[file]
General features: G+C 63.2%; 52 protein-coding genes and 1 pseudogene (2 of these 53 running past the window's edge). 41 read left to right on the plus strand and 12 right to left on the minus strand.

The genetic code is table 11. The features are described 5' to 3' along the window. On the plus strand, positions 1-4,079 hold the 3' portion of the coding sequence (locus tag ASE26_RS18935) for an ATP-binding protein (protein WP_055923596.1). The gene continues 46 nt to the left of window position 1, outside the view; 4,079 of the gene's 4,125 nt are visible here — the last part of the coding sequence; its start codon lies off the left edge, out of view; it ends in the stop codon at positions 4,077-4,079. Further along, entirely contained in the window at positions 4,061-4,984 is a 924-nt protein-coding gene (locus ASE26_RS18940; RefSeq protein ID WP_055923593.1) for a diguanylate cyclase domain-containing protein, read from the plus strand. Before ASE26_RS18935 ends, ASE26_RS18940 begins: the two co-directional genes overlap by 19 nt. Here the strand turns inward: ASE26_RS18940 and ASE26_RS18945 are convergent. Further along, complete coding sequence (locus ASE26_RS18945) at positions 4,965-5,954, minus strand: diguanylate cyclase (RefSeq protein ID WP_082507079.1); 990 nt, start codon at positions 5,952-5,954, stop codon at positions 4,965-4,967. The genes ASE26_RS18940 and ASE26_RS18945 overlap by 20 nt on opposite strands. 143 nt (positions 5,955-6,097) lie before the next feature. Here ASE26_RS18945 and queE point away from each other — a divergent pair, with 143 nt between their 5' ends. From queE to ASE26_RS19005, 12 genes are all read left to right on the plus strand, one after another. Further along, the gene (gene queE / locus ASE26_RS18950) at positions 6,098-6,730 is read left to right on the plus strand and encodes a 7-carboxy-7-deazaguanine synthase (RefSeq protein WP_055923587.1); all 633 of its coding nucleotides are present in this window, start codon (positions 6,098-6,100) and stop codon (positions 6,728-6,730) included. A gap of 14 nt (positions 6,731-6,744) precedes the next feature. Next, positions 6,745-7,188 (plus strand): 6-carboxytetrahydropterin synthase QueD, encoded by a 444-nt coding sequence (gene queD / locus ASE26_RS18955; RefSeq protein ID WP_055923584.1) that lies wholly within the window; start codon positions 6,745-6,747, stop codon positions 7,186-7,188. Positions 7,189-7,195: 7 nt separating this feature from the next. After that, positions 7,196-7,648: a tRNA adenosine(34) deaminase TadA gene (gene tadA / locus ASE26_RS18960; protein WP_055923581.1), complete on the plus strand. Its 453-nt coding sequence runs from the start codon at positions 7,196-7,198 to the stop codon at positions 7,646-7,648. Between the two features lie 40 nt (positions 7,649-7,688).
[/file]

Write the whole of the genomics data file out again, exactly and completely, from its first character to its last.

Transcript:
General features: G+C 63.2%; 52 protein-coding genes and 1 pseudogene (2 of these 53 running past the window's edge). 41 read left to right on the plus strand and 12 right to left on the minus strand.

The genetic code is table 11. The features are described 5' to 3' along the window. On the plus strand, positions 1-4,079 hold the 3' portion of the coding sequence (locus tag ASE26_RS18935) for an ATP-binding protein (protein WP_055923596.1). The gene continues 46 nt to the left of window position 1, outside the view; 4,079 of the gene's 4,125 nt are visible here — the last part of the coding sequence; its start codon lies off the left edge, out of view; it ends in the stop codon at positions 4,077-4,079. Further along, entirely contained in the window at positions 4,061-4,984 is a 924-nt protein-coding gene (locus ASE26_RS18940; RefSeq protein ID WP_055923593.1) for a diguanylate cyclase domain-containing protein, read from the plus strand. Before ASE26_RS18935 ends, ASE26_RS18940 begins: the two co-directional genes overlap by 19 nt. Here the strand turns inward: ASE26_RS18940 and ASE26_RS18945 are convergent. Further along, complete coding sequence (locus ASE26_RS18945) at positions 4,965-5,954, minus strand: diguanylate cyclase (RefSeq protein ID WP_082507079.1); 990 nt, start codon at positions 5,952-5,954, stop codon at positions 4,965-4,967. The genes ASE26_RS18940 and ASE26_RS18945 overlap by 20 nt on opposite strands. 143 nt (positions 5,955-6,097) lie before the next feature. Here ASE26_RS18945 and queE point away from each other — a divergent pair, with 143 nt between their 5' ends. From queE to ASE26_RS19005, 12 genes are all read left to right on the plus strand, one after another. Further along, the gene (gene queE / locus ASE26_RS18950) at positions 6,098-6,730 is read left to right on the plus strand and encodes a 7-carboxy-7-deazaguanine synthase (RefSeq protein WP_055923587.1); all 633 of its coding nucleotides are present in this window, start codon (positions 6,098-6,100) and stop codon (positions 6,728-6,730) included. A gap of 14 nt (positions 6,731-6,744) precedes the next feature. Next, positions 6,745-7,188 (plus strand): 6-carboxytetrahydropterin synthase QueD, encoded by a 444-nt coding sequence (gene queD / locus ASE26_RS18955; RefSeq protein ID WP_055923584.1) that lies wholly within the window; start codon positions 6,745-6,747, stop codon positions 7,186-7,188. Positions 7,189-7,195: 7 nt separating this feature from the next. After that, positions 7,196-7,648: a tRNA adenosine(34) deaminase TadA gene (gene tadA / locus ASE26_RS18960; protein WP_055923581.1), complete on the plus strand. Its 453-nt coding sequence runs from the start codon at positions 7,196-7,198 to the stop codon at positions 7,646-7,648. Between the two features lie 40 nt (positions 7,649-7,688).